Driving physics in Grid 2 seem simplified compared something like Shift 2 or Forza 4. The handling feel is responsive, the concept of over or understeer is quite simplified, no sudden breaks in traction, drifting is as easy as stabbing the brake while turning in and then flooring it to a perfect drift (albeit a bit dissatisfying on the difficulty part it’s flattering). Nearly every big release racing game save for the F1 and NASCAR series’ have modifications as their selling point. Here it’s just decals and wheels but huge brownie points go to the team for their selection of wheels, every cool and important wheel from the last four decades is here, especially the OG selection of today (3SDM 0.05? Yes please!). I watched a Chris Harris youtube video recently about his experience meeting Rob Dickinson and his very beautiful Singer Porsche and something he said rang so true, a great set of wheels makes a car, you can have any old lemon but if you put some great wheels on it, it becomes so much better. Of course you can’t make a car go much faster on wheels alone however you can look the business. In that sense Grid 2 aims to please with good stance and great looking wheels to help make the transfer from humdrum to “yes please”.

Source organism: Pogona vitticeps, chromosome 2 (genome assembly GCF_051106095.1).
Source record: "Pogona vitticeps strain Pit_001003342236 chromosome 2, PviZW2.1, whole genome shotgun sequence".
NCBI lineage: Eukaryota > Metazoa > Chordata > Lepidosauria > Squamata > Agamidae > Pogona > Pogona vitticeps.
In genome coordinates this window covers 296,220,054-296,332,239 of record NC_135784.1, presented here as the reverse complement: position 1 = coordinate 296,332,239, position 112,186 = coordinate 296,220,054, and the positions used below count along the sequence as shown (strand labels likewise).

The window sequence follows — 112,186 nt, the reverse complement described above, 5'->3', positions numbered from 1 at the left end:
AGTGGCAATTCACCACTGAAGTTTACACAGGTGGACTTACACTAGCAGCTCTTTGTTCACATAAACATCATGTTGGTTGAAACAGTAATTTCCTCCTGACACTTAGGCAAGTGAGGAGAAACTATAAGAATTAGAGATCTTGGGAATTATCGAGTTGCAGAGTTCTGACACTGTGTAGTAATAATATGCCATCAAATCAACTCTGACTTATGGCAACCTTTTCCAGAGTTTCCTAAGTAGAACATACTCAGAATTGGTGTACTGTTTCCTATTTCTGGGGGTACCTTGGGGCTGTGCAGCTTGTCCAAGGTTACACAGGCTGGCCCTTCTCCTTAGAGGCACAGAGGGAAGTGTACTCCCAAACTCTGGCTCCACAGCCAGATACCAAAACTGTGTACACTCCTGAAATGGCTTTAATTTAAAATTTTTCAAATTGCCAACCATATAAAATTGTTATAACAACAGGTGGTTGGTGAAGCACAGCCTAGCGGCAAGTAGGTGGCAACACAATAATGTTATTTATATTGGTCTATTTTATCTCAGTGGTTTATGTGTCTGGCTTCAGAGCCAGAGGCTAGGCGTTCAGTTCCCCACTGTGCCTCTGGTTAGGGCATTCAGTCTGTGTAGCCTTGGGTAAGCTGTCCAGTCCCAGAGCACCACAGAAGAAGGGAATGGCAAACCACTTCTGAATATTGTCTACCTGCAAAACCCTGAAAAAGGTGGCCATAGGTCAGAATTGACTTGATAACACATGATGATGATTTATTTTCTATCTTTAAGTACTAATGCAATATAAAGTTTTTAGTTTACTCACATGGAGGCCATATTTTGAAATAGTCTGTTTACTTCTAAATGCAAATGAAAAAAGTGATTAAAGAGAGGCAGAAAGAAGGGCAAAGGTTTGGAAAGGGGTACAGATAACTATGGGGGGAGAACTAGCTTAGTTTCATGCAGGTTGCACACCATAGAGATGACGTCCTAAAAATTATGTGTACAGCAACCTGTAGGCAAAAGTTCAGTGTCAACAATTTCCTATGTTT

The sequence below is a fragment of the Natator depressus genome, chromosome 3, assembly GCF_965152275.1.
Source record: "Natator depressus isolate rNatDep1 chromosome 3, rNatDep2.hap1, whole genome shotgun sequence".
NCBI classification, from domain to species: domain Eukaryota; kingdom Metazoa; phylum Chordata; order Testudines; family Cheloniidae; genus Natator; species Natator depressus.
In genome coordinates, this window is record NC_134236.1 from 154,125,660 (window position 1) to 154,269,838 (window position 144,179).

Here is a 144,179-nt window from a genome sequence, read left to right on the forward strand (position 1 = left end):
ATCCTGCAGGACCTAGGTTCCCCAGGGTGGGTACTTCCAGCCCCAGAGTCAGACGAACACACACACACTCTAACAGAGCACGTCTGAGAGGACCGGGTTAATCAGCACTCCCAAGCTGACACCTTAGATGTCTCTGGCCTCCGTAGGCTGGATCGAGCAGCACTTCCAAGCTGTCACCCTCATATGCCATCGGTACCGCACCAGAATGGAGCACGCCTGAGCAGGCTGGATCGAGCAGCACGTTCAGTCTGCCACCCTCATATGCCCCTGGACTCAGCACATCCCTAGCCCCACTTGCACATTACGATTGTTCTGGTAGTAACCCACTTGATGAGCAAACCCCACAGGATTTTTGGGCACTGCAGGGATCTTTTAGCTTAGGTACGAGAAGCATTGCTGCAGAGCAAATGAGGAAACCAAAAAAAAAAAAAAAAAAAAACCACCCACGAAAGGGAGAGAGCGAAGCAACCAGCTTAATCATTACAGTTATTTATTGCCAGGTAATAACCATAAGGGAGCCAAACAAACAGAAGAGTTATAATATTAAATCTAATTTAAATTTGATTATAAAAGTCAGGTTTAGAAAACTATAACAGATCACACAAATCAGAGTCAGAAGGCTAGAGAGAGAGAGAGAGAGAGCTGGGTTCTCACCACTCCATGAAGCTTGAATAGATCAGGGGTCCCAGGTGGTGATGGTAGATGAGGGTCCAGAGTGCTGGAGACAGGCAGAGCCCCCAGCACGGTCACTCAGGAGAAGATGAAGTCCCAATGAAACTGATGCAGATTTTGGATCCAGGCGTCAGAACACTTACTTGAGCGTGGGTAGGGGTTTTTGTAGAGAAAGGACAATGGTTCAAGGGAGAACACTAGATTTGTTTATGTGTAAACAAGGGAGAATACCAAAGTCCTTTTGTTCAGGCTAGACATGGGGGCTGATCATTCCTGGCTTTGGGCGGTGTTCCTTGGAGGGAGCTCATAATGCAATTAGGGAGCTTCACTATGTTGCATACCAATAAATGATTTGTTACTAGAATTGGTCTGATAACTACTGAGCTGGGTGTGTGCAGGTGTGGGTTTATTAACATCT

Speaking of cars the selection seems to touch all the right bases and even though it isn’t as extensive as Forza 4 it’s enough to satisfy, I like that the KTM X-Bow R is in there. What is a bit odd is that you are no longer purchasing cars. In the same way they have taken the management of performance modification (Subaru BRZ that can outpace a BMW 1M is just like IRL right?) they have also made the acquisition of cars a linear and sort of unimportant affair by offering you a choice of two rides when you get into different series, the thing that kind of takes away from earning your seat time is that you can just do a vehicle challenge just after you level and get that other car you decided not to take just as you levelled so who really cares what car you choose. I guess money isn’t really an object nor is kudos, it’s about fans and you now gain aficionados rather than bucks for covering the sponsor objectives. This experience sort of makes it feel kind of like you were a real race driver in some sense because all you need to do is drive for the team, not earn cash or plan your car lineup, it’s all easy come and you don’t lose anything. Consequences are thin on the ground then, maybe a popup message saying you need to cover an objective. If you have coordination you can easily handle this.
– Fun, sounds great and looks good
– Lacking in the features I would call necessary like in-car view, scaleable/changeable handling difficulty, consequences.
– You can drift all day long if you like and it’s not hard to master the physics engine.
– Play to rise above the NFS BlackBox offerings, you are so much better than that… you expert you, who’s the funny wunny little expert, you are, you little expert.